At the start of the Muppets' formation, Jim and Jane Henson were the group's only performers. In 1961, Jane retired to focus on raising their children. Seeking additional performers, Jim came into contact with Frank Oz that year. Although interested, Oz initially declined due to his youth and commitment to high school, and instead suggested Jerry Juhl, who worked with Oz at the Vagabond Puppet Theater in Oakland, California. Upon graduating, Oz subsequently joined in August 1963, which then consisted of Henson, Juhl, and Muppet designer Don Sahlin. By the time The Muppet Show began, the primary cast of performers grew to consist of Henson; Oz; Dave Goelz; Jerry Nelson; Richard Hunt; and later, Steve Whitmire, while Juhl became head writer for the series. From The Muppet Show onward, Kevin Clash; Kathryn Mullen; Louise Gold; Karen Prell; Fran Brill, Caroll Spinney; and Brian Henson performed several minor characters and assisted the main performers with puppeteering. Many of these puppeteers performed characters across The Muppet Show, Sesame Street, Fraggle Rock, and other Henson-related projects.

Henson, Hunt, and Nelson continued performing until their deaths in 1990, 1992, and 2012, respectively.[64] Goelz, Whitmire, and Bill Barretta, who joined the main cast of performers in the mid-1990s, assumed Henson's characters, with Whitmire cast in the role of Beaker and Nelson cast in the role of Statler, both previously performed by Hunt. The remainder of Hunt's characters were left without a stable performer until David Rudman was cast in those roles in the 2000s. Oz continued performing until his retirement from puppeteering in 2000; Eric Jacobson was cast as his characters beginning in 2002.[30] At Nelson's behest, Matt Vogel gradually began performing his characters in 2008. Peter Linz joined the main cast in 2011, debuting the role of Walter in The Muppets.[65]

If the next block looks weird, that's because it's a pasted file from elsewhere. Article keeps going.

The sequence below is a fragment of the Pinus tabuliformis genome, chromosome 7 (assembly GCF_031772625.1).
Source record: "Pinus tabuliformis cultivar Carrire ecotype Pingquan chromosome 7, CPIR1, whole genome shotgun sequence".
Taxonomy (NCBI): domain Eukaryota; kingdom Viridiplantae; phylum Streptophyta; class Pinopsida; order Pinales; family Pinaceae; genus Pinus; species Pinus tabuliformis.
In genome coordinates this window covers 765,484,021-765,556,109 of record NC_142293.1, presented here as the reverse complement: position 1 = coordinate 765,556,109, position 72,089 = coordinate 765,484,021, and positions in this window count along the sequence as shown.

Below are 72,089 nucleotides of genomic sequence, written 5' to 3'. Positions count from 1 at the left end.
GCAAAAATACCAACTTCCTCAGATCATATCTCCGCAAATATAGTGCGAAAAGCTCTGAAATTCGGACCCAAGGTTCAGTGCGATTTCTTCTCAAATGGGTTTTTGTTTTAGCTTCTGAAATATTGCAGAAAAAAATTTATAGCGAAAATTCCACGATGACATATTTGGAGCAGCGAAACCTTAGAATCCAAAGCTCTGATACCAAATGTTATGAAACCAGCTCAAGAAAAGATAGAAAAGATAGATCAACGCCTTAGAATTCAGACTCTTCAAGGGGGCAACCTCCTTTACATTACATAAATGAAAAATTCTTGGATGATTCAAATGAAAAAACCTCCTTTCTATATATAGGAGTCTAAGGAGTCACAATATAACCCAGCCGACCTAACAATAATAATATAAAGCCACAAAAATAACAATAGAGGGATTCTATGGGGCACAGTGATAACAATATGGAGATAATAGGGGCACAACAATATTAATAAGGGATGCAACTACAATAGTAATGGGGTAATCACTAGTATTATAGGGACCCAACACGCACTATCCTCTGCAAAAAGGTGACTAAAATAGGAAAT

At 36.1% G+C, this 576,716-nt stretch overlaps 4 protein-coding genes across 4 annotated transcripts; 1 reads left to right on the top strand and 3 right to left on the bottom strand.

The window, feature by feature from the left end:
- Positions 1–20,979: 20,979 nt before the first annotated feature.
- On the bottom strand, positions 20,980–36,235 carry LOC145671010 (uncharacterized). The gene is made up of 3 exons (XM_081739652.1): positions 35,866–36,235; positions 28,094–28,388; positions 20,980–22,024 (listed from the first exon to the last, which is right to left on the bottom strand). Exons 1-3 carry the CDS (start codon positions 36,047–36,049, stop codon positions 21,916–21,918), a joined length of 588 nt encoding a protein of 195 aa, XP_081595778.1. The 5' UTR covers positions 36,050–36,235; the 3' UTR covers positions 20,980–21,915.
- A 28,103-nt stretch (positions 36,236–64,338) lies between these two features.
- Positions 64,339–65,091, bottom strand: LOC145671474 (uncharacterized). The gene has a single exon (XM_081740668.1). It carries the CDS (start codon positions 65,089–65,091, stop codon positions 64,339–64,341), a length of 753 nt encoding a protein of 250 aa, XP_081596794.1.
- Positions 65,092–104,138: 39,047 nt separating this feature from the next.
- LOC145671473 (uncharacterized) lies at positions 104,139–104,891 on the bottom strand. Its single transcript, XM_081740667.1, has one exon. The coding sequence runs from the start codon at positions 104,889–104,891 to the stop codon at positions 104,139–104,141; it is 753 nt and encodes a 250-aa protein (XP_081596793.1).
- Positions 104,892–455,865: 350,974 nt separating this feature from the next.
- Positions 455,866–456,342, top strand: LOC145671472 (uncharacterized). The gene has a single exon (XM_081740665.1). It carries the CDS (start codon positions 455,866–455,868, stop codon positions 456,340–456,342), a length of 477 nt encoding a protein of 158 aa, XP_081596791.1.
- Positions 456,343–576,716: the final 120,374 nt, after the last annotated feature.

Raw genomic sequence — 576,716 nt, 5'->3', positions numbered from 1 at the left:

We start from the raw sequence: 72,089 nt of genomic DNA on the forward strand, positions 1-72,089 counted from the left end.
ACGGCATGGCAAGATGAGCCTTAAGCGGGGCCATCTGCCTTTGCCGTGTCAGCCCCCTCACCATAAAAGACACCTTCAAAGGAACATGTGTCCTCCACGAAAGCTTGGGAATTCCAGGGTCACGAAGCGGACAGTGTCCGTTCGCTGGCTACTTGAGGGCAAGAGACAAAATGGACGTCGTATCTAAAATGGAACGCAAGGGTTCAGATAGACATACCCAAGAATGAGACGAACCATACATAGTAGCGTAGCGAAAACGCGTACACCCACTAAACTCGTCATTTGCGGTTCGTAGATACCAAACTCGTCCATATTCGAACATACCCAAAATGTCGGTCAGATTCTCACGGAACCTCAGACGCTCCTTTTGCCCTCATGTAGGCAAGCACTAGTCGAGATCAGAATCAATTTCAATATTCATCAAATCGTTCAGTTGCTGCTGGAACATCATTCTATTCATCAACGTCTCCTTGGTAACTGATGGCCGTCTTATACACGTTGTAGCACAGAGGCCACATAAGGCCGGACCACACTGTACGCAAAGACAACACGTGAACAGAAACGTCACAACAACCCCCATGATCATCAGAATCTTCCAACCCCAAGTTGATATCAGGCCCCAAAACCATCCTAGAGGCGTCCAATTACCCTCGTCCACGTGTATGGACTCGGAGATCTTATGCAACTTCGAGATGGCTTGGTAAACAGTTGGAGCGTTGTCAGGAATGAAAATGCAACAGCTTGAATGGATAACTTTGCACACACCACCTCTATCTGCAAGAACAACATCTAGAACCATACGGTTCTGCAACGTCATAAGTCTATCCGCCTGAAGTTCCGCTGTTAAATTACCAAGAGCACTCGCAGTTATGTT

Whitmire was dismissed from the cast in 2016, with Vogel cast as Kermit the Frog in 2017, and most of Whitmire's other characters were assumed by the remainder of the cast, primarily by Linz.[66] The Muppets are currently performed by a core cast of six principal puppeteers: Goelz, Barretta, Jacobson, Vogel, Rudman, and Linz,[64][30] with the occasional ensemble of "additional" Muppet performers that includes Julianne Buescher, Tyler Bunch, Alice Dinnean, Bruce Lanoil, Leslie Carrara-Rudolph, Drew Massey, Mike Quinn, and Michelan Sisti.

Design and performance[edit]

Reproductions of the Wilkins and Wontkins Muppets originally created by Jim Henson in 1957; these early characters feature the basic design features that would become typical of Muppet characters

From 1962 to 1978, Don Sahlin was the primary designer and builder of the Muppets and was described by Henson as “the man most responsible for the look of the Muppets.”[67] Sahlin's designs are often recognizable for their spheroid heads partially bisected to create large mouths; several characters designed by Sahlin include Rowlf the Dog, Bert and Ernie, Grover, and Cookie Monster.

The majority of the Muppets are designed as hand puppets, with several characters utilizing rods. Common design elements of the Muppets include flexible faces with wide mouths and large protruding eyes. Most of the Muppets are molded or carved out of various types of foam and covered with any felt-like material. The characters may represent humans; anthropomorphic characters; realistic animals; animate inanimate objects; robots; extraterrestrial or mythical creatures; or other forms of abstract characters.

The Muppets are distinguished from ventriloquist dummies, which are usually animated only in the head and face, in that their arms or other features are also animated. They are also generally made of softer material. They are presented as being independent of the puppeteer, officially known as a "Muppet performer", who is usually hidden behind a set or outside of the camera frame. Using the camera frame to this advantage was an innovation of the Muppets. Prior to this, a stage was used to mask the performers, as would be the case in a live performance. Sometimes, they are seen full-bodied; in most cases, invisible strings are used to manipulate these puppets, with vocals added at a later point.[68] Performers often use dollies to mimic walking.[69]

Since 2006, Disney has contracted Puppet Heap to produce and maintain newer models of the Muppets.[65] During most performances, the performer holds the character above their head or in front of their body, with one hand operating the head and mouth and the other manipulating the hands and arms, either with two separate control rods or – in the case of "live-hand" Muppets – wearing the hands similarly to gloves. One consequence of this design is that most of the Muppets are left-handed, with the performer using their right hand to operate the head while operating the arm with their left hand.